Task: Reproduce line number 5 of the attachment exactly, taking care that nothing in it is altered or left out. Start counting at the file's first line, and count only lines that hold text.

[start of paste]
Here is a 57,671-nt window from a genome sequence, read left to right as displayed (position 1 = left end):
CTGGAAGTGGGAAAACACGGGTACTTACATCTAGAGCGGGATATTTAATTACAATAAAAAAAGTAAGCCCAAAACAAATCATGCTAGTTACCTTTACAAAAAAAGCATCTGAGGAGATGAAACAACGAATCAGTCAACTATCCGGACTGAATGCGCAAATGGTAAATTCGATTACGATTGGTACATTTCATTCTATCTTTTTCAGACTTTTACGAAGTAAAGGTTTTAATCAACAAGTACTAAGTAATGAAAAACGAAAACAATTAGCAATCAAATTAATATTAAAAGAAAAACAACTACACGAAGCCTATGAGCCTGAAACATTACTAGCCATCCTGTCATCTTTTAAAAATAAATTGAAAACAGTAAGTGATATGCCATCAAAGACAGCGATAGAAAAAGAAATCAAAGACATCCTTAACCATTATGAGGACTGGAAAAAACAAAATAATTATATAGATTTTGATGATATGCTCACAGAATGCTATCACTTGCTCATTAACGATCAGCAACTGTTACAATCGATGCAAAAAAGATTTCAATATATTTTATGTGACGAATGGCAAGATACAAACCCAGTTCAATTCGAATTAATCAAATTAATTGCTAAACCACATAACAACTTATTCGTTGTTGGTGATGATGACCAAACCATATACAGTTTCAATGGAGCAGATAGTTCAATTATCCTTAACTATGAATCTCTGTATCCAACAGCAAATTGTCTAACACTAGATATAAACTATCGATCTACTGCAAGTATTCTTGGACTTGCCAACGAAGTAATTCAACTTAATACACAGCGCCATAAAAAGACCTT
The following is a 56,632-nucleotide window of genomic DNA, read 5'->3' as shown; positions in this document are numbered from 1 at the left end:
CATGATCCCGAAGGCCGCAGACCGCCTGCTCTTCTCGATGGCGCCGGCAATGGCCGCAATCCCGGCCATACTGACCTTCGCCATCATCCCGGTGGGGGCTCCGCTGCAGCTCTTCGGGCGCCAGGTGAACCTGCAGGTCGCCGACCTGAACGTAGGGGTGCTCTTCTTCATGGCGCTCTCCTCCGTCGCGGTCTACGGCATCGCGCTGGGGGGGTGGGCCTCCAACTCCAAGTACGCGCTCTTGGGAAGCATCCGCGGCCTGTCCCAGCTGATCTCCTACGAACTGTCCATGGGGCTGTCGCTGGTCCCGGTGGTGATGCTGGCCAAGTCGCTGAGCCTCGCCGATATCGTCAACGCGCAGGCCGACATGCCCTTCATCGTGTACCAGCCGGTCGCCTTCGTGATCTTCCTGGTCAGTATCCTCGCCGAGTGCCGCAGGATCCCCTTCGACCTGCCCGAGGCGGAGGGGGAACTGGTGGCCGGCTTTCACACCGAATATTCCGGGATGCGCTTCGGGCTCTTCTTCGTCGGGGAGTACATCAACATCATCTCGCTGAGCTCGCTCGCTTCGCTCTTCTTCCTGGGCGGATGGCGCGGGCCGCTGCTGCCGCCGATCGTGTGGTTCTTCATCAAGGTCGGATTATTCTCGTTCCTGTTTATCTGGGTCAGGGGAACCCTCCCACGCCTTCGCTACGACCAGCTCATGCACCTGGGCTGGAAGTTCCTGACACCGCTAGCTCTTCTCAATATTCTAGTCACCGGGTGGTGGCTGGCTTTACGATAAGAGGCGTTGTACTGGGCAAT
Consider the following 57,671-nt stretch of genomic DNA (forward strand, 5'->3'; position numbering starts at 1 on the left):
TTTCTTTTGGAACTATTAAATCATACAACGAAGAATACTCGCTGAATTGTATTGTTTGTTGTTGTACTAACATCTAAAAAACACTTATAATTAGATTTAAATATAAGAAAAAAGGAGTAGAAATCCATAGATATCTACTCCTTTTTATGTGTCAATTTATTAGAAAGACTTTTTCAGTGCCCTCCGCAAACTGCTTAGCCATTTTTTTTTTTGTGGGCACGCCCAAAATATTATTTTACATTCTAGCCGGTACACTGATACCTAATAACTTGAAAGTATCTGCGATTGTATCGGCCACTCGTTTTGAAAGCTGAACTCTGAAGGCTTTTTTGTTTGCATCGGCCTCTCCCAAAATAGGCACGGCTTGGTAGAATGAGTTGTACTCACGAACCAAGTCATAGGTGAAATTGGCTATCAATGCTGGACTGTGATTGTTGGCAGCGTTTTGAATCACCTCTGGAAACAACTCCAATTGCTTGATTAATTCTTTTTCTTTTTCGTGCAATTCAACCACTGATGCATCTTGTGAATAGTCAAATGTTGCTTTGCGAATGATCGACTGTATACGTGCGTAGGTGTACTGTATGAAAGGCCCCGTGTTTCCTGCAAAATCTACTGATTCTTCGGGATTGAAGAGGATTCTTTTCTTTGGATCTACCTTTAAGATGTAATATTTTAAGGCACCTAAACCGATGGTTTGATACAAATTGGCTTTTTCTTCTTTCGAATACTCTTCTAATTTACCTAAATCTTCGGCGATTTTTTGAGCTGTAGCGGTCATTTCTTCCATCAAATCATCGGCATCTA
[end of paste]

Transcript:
Consider the following 57,671-nt stretch of genomic DNA (forward strand, 5'->3'; position numbering starts at 1 on the left):